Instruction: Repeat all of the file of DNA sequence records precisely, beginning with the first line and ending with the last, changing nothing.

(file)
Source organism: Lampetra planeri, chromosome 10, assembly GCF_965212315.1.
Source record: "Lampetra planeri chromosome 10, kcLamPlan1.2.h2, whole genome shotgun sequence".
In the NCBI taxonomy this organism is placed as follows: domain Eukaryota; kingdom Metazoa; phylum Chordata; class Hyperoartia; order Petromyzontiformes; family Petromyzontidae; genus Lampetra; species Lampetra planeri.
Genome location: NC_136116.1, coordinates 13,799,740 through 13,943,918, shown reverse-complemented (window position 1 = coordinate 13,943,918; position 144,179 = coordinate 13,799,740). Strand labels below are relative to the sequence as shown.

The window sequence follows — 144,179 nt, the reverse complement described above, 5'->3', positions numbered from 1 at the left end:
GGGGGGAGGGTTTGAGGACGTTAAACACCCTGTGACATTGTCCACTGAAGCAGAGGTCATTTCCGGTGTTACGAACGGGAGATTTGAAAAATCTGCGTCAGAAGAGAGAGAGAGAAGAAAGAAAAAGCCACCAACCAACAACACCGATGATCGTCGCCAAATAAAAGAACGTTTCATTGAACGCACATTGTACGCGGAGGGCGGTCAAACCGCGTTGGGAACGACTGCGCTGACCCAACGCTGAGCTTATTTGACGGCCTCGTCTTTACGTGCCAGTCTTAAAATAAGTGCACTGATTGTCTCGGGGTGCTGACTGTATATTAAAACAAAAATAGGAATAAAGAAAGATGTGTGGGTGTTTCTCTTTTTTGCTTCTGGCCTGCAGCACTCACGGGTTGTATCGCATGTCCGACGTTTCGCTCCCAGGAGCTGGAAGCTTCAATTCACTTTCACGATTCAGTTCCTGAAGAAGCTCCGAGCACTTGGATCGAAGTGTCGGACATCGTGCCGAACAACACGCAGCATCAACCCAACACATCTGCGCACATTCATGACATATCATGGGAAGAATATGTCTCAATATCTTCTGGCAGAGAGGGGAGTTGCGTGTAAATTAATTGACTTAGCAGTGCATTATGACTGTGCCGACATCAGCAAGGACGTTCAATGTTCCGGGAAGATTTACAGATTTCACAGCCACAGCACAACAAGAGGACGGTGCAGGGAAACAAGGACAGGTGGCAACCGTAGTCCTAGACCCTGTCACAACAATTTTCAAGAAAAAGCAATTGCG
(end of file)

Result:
Source organism: Lampetra planeri, chromosome 10, assembly GCF_965212315.1.
Source record: "Lampetra planeri chromosome 10, kcLamPlan1.2.h2, whole genome shotgun sequence".
In the NCBI taxonomy this organism is placed as follows: domain Eukaryota; kingdom Metazoa; phylum Chordata; class Hyperoartia; order Petromyzontiformes; family Petromyzontidae; genus Lampetra; species Lampetra planeri.
Genome location: NC_136116.1, coordinates 13,799,740 through 13,943,918, shown reverse-complemented (window position 1 = coordinate 13,943,918; position 144,179 = coordinate 13,799,740). Strand labels below are relative to the sequence as shown.

The window sequence follows — 144,179 nt, the reverse complement described above, 5'->3', positions numbered from 1 at the left end:
GGGGGGAGGGTTTGAGGACGTTAAACACCCTGTGACATTGTCCACTGAAGCAGAGGTCATTTCCGGTGTTACGAACGGGAGATTTGAAAAATCTGCGTCAGAAGAGAGAGAGAGAAGAAAGAAAAAGCCACCAACCAACAACACCGATGATCGTCGCCAAATAAAAGAACGTTTCATTGAACGCACATTGTACGCGGAGGGCGGTCAAACCGCGTTGGGAACGACTGCGCTGACCCAACGCTGAGCTTATTTGACGGCCTCGTCTTTACGTGCCAGTCTTAAAATAAGTGCACTGATTGTCTCGGGGTGCTGACTGTATATTAAAACAAAAATAGGAATAAAGAAAGATGTGTGGGTGTTTCTCTTTTTTGCTTCTGGCCTGCAGCACTCACGGGTTGTATCGCATGTCCGACGTTTCGCTCCCAGGAGCTGGAAGCTTCAATTCACTTTCACGATTCAGTTCCTGAAGAAGCTCCGAGCACTTGGATCGAAGTGTCGGACATCGTGCCGAACAACACGCAGCATCAACCCAACACATCTGCGCACATTCATGACATATCATGGGAAGAATATGTCTCAATATCTTCTGGCAGAGAGGGGAGTTGCGTGTAAATTAATTGACTTAGCAGTGCATTATGACTGTGCCGACATCAGCAAGGACGTTCAATGTTCCGGGAAGATTTACAGATTTCACAGCCACAGCACAACAAGAGGACGGTGCAGGGAAACAAGGACAGGTGGCAACCGTAGTCCTAGACCCTGTCACAACAATTTTCAAGAAAAAGCAATTGCG